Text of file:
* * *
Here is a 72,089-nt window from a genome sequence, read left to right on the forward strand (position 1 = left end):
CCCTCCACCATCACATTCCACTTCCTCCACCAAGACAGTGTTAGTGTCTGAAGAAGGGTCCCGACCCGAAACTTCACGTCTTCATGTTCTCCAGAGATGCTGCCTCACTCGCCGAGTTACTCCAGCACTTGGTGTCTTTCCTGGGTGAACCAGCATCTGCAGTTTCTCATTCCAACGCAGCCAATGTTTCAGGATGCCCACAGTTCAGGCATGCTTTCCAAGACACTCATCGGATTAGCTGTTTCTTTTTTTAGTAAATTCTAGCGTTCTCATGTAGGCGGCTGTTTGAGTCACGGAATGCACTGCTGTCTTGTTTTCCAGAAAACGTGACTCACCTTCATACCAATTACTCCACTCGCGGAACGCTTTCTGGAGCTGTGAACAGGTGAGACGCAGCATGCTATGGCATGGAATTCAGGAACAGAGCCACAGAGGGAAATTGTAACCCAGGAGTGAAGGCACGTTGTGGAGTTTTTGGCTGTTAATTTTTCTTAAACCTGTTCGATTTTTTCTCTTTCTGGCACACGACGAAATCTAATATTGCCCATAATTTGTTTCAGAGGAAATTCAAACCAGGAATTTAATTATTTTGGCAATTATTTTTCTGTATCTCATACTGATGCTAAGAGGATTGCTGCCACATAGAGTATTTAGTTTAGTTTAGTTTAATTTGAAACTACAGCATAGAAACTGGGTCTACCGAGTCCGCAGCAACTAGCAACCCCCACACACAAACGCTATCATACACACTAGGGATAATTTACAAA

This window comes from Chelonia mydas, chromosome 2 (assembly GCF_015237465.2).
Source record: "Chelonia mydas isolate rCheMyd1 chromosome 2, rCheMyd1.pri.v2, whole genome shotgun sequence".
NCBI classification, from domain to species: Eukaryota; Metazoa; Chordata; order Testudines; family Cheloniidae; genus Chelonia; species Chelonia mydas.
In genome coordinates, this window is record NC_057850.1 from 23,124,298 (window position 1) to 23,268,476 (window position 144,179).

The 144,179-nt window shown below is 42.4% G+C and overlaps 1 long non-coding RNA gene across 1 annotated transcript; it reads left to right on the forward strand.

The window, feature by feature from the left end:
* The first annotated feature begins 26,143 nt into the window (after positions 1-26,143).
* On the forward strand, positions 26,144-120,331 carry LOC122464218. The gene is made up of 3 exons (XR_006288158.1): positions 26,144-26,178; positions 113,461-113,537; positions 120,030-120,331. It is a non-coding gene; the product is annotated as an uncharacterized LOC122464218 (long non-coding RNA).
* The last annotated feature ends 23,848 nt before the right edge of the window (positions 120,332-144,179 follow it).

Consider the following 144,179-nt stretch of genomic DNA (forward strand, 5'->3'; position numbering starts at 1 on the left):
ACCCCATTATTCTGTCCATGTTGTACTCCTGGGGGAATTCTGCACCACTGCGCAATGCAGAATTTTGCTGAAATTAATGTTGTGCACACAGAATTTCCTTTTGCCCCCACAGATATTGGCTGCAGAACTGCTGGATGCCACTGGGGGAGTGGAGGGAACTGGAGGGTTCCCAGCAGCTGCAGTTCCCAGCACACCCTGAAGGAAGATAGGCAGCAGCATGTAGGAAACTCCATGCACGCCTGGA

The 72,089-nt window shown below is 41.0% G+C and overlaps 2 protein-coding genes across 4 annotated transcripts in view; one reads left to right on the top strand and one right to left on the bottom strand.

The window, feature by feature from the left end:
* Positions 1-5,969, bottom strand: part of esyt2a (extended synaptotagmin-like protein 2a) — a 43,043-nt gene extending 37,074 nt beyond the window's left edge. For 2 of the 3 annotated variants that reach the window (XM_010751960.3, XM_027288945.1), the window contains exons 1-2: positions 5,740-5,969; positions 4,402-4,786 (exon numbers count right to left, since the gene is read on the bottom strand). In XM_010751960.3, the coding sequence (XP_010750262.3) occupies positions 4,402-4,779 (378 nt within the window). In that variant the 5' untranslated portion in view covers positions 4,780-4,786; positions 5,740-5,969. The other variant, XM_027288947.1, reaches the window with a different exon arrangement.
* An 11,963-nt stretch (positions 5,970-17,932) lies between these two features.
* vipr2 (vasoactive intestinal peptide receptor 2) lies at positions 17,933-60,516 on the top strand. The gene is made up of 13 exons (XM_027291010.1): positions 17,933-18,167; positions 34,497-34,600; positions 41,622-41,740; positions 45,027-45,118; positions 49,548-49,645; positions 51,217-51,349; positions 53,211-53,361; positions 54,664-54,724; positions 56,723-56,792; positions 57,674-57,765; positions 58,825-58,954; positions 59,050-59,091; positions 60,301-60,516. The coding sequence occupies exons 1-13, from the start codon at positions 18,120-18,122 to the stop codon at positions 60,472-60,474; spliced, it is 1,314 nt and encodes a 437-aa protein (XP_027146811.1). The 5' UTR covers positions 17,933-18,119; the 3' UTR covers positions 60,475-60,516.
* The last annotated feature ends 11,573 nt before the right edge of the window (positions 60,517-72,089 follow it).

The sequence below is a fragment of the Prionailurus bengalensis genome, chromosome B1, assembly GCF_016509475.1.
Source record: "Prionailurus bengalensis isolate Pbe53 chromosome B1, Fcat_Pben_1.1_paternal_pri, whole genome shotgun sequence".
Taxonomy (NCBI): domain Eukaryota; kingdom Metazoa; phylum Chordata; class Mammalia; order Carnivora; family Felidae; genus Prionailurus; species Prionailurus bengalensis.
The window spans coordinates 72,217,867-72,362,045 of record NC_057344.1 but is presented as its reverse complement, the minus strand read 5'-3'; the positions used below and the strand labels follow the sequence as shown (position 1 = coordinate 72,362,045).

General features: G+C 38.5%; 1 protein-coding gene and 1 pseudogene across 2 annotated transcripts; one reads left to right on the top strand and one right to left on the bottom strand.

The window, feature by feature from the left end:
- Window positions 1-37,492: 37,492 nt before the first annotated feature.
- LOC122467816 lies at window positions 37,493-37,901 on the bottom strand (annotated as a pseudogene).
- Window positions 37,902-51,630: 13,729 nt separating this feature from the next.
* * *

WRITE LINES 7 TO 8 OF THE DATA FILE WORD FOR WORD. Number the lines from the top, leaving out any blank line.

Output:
The 144,179-nt window shown below is 42.4% G+C and overlaps 1 long non-coding RNA gene across 1 annotated transcript; it reads left to right on the forward strand.

The window, feature by feature from the left end: